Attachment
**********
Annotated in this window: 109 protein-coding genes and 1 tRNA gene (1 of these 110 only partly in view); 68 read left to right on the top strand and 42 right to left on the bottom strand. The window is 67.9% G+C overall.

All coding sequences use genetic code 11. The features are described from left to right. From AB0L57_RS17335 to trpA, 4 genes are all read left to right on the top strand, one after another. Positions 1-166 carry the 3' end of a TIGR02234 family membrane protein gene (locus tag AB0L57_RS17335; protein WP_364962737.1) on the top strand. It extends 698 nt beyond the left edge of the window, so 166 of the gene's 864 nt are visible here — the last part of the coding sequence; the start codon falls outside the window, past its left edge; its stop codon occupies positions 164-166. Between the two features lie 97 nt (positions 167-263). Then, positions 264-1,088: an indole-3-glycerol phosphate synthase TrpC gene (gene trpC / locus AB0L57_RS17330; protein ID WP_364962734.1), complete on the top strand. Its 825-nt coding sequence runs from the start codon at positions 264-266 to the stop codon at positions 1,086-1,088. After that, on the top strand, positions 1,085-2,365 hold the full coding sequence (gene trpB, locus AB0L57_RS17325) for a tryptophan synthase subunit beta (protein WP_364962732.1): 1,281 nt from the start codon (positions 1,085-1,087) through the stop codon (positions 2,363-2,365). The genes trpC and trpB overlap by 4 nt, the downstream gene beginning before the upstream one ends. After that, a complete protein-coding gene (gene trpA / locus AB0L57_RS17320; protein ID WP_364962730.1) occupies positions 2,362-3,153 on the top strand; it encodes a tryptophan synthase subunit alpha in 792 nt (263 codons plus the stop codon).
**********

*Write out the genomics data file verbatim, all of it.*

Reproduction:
Annotated in this window: 109 protein-coding genes and 1 tRNA gene (1 of these 110 only partly in view); 68 read left to right on the top strand and 42 right to left on the bottom strand. The window is 67.9% G+C overall.

All coding sequences use genetic code 11. The features are described from left to right. From AB0L57_RS17335 to trpA, 4 genes are all read left to right on the top strand, one after another. Positions 1-166 carry the 3' end of a TIGR02234 family membrane protein gene (locus tag AB0L57_RS17335; protein WP_364962737.1) on the top strand. It extends 698 nt beyond the left edge of the window, so 166 of the gene's 864 nt are visible here — the last part of the coding sequence; the start codon falls outside the window, past its left edge; its stop codon occupies positions 164-166. Between the two features lie 97 nt (positions 167-263). Then, positions 264-1,088: an indole-3-glycerol phosphate synthase TrpC gene (gene trpC / locus AB0L57_RS17330; protein ID WP_364962734.1), complete on the top strand. Its 825-nt coding sequence runs from the start codon at positions 264-266 to the stop codon at positions 1,086-1,088. After that, on the top strand, positions 1,085-2,365 hold the full coding sequence (gene trpB, locus AB0L57_RS17325) for a tryptophan synthase subunit beta (protein WP_364962732.1): 1,281 nt from the start codon (positions 1,085-1,087) through the stop codon (positions 2,363-2,365). The genes trpC and trpB overlap by 4 nt, the downstream gene beginning before the upstream one ends. After that, a complete protein-coding gene (gene trpA / locus AB0L57_RS17320; protein ID WP_364962730.1) occupies positions 2,362-3,153 on the top strand; it encodes a tryptophan synthase subunit alpha in 792 nt (263 codons plus the stop codon).